The long-term financial viability of Capital Metro is essential in this vision. That’s why all funding options should be on the table for Capital Metro’s financial future. The City and Capital Metro should explore whether Capital Metro has options for additional tax authority and whether operating and maintenance cost could be reduced for Capital Metro if the City owns the lines and equipment instead of the agency. The City could also invest annually in ongoing expenses, or pay for specific projects, like bus stops or placemaking around train stations. There has also been talk of asking the state legislature to authorize a local option tax to fund transit. While AURA would be supportive of a local option, we recognize the inherent challenges with relying on the Texas legislature to support transit. If a local option is not forthcoming, we should be laser-focused with allocating our bonding capacity on transportation options that fight climate change: transit, sidewalks, and bike infrastructure.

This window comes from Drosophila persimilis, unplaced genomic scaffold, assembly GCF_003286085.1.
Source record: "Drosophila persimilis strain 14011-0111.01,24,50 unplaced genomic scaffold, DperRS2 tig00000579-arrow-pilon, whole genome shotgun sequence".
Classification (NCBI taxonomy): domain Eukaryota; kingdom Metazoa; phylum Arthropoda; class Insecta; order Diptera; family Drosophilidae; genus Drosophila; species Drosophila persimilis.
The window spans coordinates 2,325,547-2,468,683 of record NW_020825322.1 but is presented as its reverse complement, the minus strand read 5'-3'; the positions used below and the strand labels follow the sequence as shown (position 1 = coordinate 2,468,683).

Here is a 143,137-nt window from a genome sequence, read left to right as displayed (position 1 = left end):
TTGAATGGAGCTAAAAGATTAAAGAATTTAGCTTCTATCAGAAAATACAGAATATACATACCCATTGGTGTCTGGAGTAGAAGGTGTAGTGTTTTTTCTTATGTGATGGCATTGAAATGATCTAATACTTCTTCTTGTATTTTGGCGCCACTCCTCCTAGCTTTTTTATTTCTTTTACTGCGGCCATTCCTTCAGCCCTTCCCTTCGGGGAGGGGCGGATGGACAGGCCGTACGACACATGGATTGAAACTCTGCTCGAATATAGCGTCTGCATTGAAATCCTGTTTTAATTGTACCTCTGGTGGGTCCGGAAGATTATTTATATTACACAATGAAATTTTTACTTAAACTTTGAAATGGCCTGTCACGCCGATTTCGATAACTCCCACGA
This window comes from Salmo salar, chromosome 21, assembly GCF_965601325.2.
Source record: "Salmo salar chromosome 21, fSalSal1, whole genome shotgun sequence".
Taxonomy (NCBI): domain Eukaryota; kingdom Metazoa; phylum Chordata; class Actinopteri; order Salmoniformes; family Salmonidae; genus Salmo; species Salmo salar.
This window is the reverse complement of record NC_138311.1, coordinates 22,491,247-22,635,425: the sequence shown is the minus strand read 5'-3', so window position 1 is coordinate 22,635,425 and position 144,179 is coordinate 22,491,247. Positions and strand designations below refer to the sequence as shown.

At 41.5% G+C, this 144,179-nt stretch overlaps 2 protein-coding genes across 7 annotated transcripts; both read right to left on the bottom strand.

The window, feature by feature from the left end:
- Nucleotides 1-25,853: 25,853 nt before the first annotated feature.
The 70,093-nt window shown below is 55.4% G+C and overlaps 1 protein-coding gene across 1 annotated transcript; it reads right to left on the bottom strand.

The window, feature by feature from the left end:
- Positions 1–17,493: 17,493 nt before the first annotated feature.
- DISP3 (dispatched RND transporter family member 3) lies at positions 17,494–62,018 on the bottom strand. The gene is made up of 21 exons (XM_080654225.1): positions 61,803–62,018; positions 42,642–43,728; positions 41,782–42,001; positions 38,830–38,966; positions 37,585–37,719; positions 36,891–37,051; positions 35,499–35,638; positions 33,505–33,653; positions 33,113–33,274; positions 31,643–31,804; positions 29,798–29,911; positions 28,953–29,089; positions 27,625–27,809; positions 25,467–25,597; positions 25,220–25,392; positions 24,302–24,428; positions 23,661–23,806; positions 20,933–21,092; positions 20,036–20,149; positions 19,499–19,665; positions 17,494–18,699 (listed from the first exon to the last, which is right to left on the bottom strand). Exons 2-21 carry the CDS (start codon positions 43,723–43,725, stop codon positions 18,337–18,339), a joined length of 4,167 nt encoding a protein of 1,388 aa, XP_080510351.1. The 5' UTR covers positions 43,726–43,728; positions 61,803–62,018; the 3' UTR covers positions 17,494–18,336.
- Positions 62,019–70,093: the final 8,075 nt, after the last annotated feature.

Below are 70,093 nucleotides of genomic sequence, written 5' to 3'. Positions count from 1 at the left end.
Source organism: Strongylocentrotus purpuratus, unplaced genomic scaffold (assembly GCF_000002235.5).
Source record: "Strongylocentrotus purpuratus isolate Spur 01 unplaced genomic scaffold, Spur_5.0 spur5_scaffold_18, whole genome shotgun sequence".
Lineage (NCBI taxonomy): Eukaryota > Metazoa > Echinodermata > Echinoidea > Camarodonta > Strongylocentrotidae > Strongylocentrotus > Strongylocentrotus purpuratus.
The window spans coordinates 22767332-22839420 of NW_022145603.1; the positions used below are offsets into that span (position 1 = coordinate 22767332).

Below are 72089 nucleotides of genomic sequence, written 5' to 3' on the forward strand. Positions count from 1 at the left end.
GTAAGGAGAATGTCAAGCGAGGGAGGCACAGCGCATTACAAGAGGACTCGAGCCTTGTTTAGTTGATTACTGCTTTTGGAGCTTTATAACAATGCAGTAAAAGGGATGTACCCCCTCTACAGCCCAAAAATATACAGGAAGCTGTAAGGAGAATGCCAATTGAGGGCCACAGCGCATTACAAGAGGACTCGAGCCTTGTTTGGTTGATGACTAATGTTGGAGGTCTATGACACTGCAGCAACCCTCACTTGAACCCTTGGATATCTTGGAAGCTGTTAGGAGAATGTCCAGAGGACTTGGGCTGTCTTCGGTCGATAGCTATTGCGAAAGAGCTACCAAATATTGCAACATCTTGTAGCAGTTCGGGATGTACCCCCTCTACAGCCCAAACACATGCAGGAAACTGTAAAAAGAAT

The 2020 transit bonds have the opportunity to alter our trajectory as a city, address our traffic problems, fight climate change, and improve the lives of hundreds of thousands of people. Or, the bonds could go down in ignominy or have only mild improvements in transit for just a few more people, stalling future investment while we figure out “what went wrong.” Let’s get this right and resolve the technical details quickly, so we can all unify in our call for the best future for Austin — together.